Can biochar singlehandedly save the world from all of its carbon dioxide, global warming woes? Well, the jury is still out but there may be some potential. This I learned from reading the book, “The Biochar Solution: Climate Farming and Climate Change,” by Albert Bates. First, I should explain what biochar is. Biochar is charcoal, a cellulosic material that has been pyrolyzed (to pyrolyze something you burn it a low oxygen environment, such as a kiln, burning off everything but the carbon). The resulting charcoal is black and largely devoid of any nutritional value, yet it can be burned in a high oxygen environment without producing much smoke. These attributes make it a good option for burning in cooking stoves.
But Bates believes the real value of biochar lies in that it has a unique ability to condition soil. Bates explains that if it is turned in a nutrient pile and then tilled into the ground, it immediately becomes colonized by soil microbes. These microbes attract fungi, which connect to the roots of the plants, carrying nutrients to the place they are most needed. Biochar is also a water solution – it provides a reservoir and conduit for soil moisture, soaking up water from oversaturated areas and moving it to dyer areas (it can also be used to purify water). Bates says that one gram of charcoal has the surface area of one small house, or 1,000 to 2,500 square meters, because of all its micropores. In terms of soil health, after several years, biochar helps soil return to its natural state and eliminates the need for inputs such as nitrogen or phosphorous – another major environmental benefit.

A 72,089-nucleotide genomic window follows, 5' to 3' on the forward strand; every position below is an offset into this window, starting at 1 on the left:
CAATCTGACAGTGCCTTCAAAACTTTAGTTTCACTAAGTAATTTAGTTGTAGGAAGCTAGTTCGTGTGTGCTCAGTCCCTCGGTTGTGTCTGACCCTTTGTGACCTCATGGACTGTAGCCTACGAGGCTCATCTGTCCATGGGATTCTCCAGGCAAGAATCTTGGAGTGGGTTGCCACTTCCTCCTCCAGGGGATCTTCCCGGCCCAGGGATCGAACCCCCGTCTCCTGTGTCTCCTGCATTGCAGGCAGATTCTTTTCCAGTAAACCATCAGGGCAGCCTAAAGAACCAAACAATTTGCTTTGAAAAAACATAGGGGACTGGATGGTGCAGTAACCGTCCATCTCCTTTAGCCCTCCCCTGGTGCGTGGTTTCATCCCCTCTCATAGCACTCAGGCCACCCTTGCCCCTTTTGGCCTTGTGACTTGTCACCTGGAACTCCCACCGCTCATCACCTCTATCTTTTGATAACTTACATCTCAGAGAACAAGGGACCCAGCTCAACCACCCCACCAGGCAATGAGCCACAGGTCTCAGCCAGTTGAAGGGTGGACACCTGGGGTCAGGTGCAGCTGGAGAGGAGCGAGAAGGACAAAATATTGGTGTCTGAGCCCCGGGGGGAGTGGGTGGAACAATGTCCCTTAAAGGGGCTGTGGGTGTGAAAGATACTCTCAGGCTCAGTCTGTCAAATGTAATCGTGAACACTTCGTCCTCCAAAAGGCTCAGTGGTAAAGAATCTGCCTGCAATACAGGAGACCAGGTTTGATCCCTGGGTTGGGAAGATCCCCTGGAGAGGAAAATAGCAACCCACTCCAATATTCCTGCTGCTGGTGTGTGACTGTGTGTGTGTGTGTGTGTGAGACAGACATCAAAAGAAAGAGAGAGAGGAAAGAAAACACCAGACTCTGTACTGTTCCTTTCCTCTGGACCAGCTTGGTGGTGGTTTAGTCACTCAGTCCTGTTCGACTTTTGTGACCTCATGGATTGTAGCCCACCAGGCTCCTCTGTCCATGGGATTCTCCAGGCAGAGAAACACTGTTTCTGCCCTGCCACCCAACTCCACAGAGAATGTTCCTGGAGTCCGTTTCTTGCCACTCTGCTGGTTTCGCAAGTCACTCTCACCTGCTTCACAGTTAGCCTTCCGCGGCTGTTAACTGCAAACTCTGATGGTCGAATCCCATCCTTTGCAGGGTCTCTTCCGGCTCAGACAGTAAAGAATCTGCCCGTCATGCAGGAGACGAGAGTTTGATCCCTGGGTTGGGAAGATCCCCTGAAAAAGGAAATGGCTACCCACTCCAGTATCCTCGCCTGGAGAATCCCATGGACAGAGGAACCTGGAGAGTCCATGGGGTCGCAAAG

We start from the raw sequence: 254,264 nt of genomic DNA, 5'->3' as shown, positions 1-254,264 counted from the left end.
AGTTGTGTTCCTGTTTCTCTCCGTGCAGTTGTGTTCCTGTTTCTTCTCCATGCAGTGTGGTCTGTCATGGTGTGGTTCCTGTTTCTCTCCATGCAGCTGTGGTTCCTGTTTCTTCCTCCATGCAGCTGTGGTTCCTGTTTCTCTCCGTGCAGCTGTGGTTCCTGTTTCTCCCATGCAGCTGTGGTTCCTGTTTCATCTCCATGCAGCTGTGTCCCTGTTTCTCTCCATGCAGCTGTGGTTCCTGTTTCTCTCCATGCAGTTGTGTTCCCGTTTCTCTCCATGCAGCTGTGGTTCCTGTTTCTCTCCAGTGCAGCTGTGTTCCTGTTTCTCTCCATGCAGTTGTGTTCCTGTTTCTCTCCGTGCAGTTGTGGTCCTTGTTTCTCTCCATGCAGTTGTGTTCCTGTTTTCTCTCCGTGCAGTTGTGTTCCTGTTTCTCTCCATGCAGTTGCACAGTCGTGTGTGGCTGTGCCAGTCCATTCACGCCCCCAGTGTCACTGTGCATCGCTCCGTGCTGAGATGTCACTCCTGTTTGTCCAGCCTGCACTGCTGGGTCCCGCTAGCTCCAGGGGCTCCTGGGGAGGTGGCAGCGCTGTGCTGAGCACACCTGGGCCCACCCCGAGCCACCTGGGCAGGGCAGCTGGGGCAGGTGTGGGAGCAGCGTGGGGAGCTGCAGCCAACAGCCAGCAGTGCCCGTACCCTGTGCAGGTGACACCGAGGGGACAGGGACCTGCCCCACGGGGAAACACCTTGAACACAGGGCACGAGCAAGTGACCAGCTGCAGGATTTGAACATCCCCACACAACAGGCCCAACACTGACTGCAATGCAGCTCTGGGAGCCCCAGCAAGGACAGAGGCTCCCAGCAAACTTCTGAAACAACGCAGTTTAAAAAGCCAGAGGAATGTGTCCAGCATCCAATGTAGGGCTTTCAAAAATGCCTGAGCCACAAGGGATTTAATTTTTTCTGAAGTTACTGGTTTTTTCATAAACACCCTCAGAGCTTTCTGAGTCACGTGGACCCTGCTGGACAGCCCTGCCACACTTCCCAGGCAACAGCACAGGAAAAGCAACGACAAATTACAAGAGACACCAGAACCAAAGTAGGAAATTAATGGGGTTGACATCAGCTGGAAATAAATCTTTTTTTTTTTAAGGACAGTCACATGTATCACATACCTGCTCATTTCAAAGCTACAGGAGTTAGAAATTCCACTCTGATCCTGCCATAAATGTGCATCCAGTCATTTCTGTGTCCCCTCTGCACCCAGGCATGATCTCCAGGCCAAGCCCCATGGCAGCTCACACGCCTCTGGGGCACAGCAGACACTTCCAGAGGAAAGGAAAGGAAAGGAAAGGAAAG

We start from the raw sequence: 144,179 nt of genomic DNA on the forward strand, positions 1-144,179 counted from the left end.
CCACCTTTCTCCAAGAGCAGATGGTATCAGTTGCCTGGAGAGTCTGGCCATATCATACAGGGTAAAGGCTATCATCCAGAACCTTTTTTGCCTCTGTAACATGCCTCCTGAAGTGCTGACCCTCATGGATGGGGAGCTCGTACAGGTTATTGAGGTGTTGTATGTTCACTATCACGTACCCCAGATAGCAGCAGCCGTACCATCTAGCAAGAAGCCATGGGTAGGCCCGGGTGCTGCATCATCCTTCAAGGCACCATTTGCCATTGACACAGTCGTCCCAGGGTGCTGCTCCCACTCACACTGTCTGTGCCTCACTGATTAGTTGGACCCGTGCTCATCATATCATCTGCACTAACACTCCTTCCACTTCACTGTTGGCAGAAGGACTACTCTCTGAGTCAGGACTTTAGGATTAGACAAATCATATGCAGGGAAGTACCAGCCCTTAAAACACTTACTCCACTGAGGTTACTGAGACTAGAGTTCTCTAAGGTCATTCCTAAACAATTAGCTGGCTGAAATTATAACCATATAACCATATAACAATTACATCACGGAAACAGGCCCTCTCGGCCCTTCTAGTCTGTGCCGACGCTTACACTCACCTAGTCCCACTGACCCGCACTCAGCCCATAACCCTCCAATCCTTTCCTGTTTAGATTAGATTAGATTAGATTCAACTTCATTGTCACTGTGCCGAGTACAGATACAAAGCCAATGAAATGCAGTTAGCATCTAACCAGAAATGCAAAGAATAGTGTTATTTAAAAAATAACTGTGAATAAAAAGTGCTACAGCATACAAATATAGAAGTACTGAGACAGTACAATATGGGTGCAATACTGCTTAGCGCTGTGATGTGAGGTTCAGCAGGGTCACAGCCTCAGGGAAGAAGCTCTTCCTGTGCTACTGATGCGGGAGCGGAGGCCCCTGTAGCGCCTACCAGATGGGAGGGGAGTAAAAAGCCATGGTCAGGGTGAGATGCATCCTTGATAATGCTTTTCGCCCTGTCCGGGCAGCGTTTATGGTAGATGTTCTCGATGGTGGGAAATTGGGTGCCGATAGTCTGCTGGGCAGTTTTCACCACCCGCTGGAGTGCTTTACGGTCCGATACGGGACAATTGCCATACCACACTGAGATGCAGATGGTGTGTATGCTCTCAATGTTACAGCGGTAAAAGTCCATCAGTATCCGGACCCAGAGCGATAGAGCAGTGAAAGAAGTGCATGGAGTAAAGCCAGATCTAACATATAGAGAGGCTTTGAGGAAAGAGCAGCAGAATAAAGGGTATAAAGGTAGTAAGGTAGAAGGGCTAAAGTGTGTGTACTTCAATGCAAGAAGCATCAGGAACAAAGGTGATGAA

There is also a connection between biochar and biofuels. When converting biomass to biofuels, not all of the biomass is consumed. At this point, the remaining biomass can be burned and turned into biochar and then the biochar can be tilled into the biomass fields to aid in soil sustainability. In this example, biochar becomes both a biofuels and agriculture solution.
There are several views of biochar one being those who truly believe that biochar alone can reduce CO2 emissions faster and more completely than any other solution. Bates writes, “…humans can alter the atmosphere to take us back to pre-industrial carbon levels – without risky, short-lived, and costly geoengineering gambits such as space mirrors, sulfur aerosols, and fish-suffocating plankton blooms. All we have to do is plant trees, build terra preta soils, and organically store carbon in our planet’s terrasphere instead of in its atmosphere.” Terra preta soils are very dark, fertile soil found in the Amazon Basin that were created using a mixture of charcoal, bone and manure.
It sounds so simple doesn’t it? Bates defends his view through a historical look at terra preta soils and biochar through the ages. He then provides research and offers a plan to begin sequestering carbon through carbon farming. Oh, and I should mention that biochar supporters believe one ton of biochar can sequester 3 tons of CO2 for at least 1,000 years or more.
Ultimately Bates believes that at this late hour there is still hope and his solution, “It would likely involve some combination of biochar, carbon farming, tree planting, and redesign of the built environment and energy systems to be carbon-negative. I cannot imagine any alternative that excludes those strategies that would remain viable for very long.”
So there you have it. It’s Earth Day on Friday and many people like to plant trees. This year, when you plant your tree, add a little biochar. Who knows. If enough people plants trees using biochar, it just might save the world.